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Last week saw the government launch its action plan to deal with the Coronavirus threat. As a country, in many ways we are better placed now than five years ago to accommodate contingency plans when it comes to office workers, as flexible working is more commonplace.

We discuss the steps that employers need to consider when it comes to protecting employees as much as possible and that will be essential to containing the spread of the virus’ outbreak in workplaces.

One fifth of the workplace could be absent

The confirmed number of official cases of Coronavirus continues to climb and employers need to identify how they can prepare as much as possible given the UK government’s prediction that one fifth of workers could be on sick leave because of the virus. The CIPD has issued guidance and recommended that businesses are as generous as possible with their sick pay and leave policies to support staff’s health and wellbeing whilst minimising the impact on pay for individuals.

Sick pay entitlement

The CIPD has said there is a case for the government to create a compensation or hardship fund, particularly to help the self-employed, temporary or low paid staff if they are not eligible for sick pay. With nearly three-quarters of leaders witnessing presenteeism, with people coming into work when they were ill, this risks a delay to their own recovery in addition to a real problem in the event of an outbreak of Coronavirus. In an attempt to ensure that no one is penalised for doing the right thing, the government has made statutory sick pay available from day one of self-isolation as opposed to day four under current rules.

Early communication

Regular communication from employers around the measures they are taking to protect their people is of paramount importance in preventing spread from the outset. Equip line managers with clear guidance on how to minimise staff levels to functions that are business-critical where possible, through remote working and drafting in additional resource to cover absent staff. Managers should identify and accommodate those most at risk, e.g. with health issues and caring responsibilities as a priority.

Workplace environment

Contingency planning is key, so maximising workplace flexibility, ensuring that remote working can be accommodated where possible, and minimising travel to affected areas can be factored in. Increase video-conferencing, remote working and customer self-service tills in retail to reduce the risk of passing the virus on.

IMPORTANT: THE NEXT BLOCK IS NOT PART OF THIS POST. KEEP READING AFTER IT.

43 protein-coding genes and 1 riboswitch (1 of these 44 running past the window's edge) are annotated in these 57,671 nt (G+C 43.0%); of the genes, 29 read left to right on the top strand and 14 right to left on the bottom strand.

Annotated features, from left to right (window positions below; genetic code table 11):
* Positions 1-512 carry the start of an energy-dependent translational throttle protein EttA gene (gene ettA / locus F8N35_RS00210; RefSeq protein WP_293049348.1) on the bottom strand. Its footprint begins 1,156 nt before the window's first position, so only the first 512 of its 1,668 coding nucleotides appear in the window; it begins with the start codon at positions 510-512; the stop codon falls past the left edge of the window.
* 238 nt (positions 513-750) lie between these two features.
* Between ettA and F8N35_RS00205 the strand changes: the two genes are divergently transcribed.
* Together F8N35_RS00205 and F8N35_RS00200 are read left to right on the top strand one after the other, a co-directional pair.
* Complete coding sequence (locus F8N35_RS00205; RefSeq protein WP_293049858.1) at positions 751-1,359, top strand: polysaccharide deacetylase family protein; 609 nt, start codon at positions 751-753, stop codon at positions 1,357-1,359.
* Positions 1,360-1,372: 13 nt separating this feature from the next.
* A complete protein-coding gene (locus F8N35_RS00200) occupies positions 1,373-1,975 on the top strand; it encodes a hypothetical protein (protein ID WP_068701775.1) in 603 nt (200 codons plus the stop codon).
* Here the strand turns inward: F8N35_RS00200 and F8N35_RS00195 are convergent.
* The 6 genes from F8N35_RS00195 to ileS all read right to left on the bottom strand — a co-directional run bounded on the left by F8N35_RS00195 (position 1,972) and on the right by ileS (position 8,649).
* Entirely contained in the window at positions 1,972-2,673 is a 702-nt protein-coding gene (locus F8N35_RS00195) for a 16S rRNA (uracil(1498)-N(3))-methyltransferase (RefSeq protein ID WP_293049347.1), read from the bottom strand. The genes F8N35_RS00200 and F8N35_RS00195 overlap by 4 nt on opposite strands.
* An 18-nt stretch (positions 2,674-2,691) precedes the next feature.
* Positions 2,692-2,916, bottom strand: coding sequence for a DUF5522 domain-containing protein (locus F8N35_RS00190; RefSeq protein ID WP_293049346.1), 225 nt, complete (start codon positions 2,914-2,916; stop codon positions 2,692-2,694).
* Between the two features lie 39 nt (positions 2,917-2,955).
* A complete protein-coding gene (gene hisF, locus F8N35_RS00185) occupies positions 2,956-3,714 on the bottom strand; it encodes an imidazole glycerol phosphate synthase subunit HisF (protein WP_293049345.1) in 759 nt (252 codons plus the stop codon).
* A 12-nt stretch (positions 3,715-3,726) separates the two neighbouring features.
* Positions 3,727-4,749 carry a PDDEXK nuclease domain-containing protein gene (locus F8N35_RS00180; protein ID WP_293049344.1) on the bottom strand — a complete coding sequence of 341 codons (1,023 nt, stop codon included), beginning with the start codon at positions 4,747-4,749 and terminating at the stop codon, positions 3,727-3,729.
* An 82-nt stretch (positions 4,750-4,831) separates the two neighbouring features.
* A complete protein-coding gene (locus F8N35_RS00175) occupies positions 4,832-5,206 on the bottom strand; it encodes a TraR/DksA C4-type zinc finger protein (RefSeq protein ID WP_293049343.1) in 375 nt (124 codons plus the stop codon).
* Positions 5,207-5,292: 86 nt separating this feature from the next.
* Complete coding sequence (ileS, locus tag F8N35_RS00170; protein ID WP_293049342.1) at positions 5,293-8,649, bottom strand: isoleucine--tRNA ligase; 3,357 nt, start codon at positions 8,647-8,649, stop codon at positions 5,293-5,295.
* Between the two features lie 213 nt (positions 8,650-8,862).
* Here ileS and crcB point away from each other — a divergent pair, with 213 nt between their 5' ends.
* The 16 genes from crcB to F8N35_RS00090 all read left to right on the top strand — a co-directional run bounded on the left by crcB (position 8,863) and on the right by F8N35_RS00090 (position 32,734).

Where it is not possible for employers to offer working from home in sectors such as residential care and healthcare, make sure the basics are covered such as updating staff with what they can do to protect themselves. For example, hand washing, making sure hand sanitisers are available and stepping up workplace cleaning are essential.

Wider responsibility

The evolution of benefits signals the greater responsibility employers generally take when it comes to the health and wellbeing of their workforce. Benefits have progressed over the years from predominantly purely cash and traditional forms of leave into more holistic, flexible definitions. Many are based on the wider support employers can offer to employees that take their values into consideration, such as volunteering days or ‘Give as you earn’ plans, and have recently encompassed wider financial and mental health support in the form of EAPs. This focus on the individual and how employers can support each individual in the circumstances will influence the employers’ immediate ability to respond.

Get in touch

Whilst the implications of Coronavirus are unknown in the short-term, showing that the focus is on championing employee wellbeing in every way possible will strengthen employee-employer relationships in the long-term. A balance has to be struck between achieving business as usual and looking after your people, with a strong message being sent in the way organisations handle this.

Showing employees that their wellbeing is valued and a priority speaks to the culture of an organisation, engendering mutual trust and goodwill on both sides of the relationship – talk to us about contingency plans you are putting in place when it comes to workforce planning over the next few weeks.

What plans are you putting in place?

Take part now in the latest running of Paydata’s UK Reward Management Survey, which alongside the usual pay and bonus outlook, looks at how employers are managing the challenges surrounding Coronavirus. All participants receive a free copy of the survey report in return for taking part.


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